I have encountered "The Love Song of J. Alfred Poofrock" in three different college English classes taught by three different teachers. They all agree that T. S. Eliot wrote the poem. On everything else they disagree.

Definition Of Poetry, Lynn Z. Bloom Oct 2014

Definition Of Poetry, Lynn Z. Bloom


I took a course in aesthetics:
Three hours credit
If I could learn
What a poem was.

Excerpts May 2014



Excerpts from additional submissions by authors: Betty Lewis, Joseph C. Greenlee, Suzanne Weesner, Katherine Armstrong, and J. Wm. Lynn.

Ode To A Jukebox, Rosemary Haviland May 2014

Ode To A Jukebox, Rosemary Haviland


Oh fat gleaming monster reposing in the corner
With your soul glowing like satan's fires,
Whence have you come to destroy life's peaceful existence;
To tempt youth and put new lines in the seers' brows?

Like the roaring blasting furnace, you require nourishment,
Taking pity on your pangs of hunger, I'll feed you a nickle,
Ungrateful one! There you sit with your polished sides gleaming,
Smug and satisfied like a fat Buddha.

Slowly you devour my offering,
And as it reaches your digestive system,
You gr--rr-owl and gr--rr-Ind;
Instead of a soft crooning thanks, you stab at ...

Sonnet, Lucy Kaufman May 2014

Sonnet, Lucy Kaufman


Now let the sweeping clouds of spring be gone
forever from these wild perfidious skies,
and let no more a laughing sun mask dawn
with psuedo-joy to veil its mocking lies.
No more the solitude of swinging space
stretching through the unrecorded hours,
marks alone time's lofty ponderous pace
across this heaven and above these towers.

Now you will see a servile sky defer
at dusk before a dark-winged enemy,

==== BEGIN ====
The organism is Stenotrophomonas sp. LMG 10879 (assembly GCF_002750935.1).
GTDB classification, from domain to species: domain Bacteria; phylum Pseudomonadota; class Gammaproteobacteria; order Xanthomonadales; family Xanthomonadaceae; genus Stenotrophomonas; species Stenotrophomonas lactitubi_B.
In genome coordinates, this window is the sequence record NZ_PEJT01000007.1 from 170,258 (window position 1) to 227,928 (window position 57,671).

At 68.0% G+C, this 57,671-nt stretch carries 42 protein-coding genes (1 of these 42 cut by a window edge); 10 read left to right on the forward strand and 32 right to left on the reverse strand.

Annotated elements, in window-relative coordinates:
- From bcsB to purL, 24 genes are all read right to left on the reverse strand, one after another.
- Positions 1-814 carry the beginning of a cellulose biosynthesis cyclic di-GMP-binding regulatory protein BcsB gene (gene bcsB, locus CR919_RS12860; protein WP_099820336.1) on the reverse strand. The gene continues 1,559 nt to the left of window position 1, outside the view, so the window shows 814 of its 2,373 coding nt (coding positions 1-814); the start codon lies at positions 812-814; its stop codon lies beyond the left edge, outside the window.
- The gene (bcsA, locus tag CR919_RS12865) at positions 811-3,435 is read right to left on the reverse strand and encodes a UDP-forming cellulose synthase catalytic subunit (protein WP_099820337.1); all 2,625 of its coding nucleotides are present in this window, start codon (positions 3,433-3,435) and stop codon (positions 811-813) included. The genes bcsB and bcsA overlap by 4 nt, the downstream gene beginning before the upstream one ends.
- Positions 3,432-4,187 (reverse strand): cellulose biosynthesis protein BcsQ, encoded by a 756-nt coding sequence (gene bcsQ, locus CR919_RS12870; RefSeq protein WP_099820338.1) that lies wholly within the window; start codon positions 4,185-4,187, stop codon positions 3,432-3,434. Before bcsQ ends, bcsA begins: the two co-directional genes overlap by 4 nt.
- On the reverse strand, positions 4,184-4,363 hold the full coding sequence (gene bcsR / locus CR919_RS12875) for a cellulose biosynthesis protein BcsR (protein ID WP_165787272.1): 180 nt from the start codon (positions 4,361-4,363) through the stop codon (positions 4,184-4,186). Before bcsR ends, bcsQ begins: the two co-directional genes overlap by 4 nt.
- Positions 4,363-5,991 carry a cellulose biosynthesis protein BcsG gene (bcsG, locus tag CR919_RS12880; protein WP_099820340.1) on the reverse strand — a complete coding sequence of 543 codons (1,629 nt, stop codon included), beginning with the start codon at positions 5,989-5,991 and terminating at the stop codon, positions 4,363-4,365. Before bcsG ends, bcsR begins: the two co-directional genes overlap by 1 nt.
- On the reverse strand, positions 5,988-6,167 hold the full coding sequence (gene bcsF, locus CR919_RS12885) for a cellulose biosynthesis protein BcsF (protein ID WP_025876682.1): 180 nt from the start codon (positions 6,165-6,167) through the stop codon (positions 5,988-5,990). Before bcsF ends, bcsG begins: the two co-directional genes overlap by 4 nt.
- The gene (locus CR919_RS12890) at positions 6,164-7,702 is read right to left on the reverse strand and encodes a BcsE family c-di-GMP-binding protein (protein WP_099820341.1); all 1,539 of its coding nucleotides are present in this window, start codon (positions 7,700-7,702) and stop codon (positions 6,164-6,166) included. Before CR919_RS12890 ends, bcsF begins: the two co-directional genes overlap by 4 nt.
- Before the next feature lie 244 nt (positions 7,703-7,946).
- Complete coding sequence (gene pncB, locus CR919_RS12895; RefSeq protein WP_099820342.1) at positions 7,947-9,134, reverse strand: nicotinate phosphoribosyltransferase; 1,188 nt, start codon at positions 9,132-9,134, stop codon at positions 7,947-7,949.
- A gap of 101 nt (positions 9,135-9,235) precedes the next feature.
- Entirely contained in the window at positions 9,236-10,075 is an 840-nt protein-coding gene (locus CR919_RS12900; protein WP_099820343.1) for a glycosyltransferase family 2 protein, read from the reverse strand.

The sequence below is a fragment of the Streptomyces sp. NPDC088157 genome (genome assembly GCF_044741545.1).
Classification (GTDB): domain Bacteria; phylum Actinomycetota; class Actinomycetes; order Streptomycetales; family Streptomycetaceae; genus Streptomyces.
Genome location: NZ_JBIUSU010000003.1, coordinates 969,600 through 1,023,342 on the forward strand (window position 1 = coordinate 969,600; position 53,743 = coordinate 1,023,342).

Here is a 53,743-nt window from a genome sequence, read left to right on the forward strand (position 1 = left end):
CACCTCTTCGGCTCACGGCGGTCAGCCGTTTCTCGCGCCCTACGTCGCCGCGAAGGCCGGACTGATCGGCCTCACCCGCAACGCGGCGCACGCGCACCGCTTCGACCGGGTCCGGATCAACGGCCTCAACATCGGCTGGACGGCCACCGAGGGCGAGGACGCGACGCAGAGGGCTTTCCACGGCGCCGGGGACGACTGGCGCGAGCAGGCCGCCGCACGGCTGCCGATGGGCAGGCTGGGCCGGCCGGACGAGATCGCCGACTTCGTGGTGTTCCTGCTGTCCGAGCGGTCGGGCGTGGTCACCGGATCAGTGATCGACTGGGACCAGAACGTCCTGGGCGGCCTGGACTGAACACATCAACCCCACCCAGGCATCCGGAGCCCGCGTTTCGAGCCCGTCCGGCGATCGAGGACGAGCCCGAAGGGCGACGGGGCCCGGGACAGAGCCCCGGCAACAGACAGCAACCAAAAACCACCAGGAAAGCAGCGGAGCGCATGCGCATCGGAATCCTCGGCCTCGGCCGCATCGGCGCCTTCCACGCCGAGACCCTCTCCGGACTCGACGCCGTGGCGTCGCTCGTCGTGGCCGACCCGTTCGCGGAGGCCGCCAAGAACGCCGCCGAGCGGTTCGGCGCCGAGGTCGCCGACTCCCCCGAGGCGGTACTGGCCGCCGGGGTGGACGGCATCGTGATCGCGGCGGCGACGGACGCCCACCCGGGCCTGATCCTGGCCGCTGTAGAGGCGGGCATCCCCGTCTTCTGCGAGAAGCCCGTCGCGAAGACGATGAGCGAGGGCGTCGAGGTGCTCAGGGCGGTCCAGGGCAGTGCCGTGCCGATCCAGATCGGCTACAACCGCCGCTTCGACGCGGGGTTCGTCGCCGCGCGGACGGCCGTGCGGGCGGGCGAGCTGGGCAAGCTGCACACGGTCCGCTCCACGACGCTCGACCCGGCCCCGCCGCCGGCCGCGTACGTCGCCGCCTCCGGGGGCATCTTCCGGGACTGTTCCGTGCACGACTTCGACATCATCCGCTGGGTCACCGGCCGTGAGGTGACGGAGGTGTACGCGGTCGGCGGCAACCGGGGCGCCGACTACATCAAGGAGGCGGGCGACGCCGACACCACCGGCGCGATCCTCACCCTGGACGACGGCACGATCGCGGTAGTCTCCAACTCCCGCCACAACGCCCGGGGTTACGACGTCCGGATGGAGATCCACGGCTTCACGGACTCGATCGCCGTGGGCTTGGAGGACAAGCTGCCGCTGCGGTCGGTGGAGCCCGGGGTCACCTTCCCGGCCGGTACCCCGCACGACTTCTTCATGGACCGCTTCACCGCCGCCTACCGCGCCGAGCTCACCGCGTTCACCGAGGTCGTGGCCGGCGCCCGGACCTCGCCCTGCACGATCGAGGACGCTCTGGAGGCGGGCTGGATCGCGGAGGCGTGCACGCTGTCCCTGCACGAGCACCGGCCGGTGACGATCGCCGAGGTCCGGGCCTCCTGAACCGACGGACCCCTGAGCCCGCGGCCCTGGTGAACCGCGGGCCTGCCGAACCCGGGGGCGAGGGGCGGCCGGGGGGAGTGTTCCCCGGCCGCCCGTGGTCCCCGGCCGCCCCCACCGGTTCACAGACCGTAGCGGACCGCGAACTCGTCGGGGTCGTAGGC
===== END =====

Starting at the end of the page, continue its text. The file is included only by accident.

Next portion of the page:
and you will hear the low portentous purr
of planes announcing death decorously.
No more can nights which swept the heavens clean
of war, within these shell-shocked skies be ...

Verse Forms Class Poetry May 2014

Verse Forms Class Poetry


Once from Carthage Dido's funeral pyre
Signalled Aeneas that his dream was ended
And all his hour of passion purged by fire,
By fire of brand and fire of spirit blended.
The way the gods had marked once more seemed best
And he was free to found the destined race
That sprang from Troy but settled in the West
With trojan greatness in the Roman place.
Again from Carthage sails the founding host
Again toward Rome the guided legions sail
To build a newest Troy upon the coast
That held Aeneas in the older tale.
But now the guides ...

November With The World At War, Mary M. Schortemeier May 2014

November With The World At War, Mary M. Schortemeier


November with the world at war
Is a strange sight
And a frightening thing.

When the leaves die and the headlines scream
Of more important deaths it is so evident
What death is.

And when the darkness hours are almost twice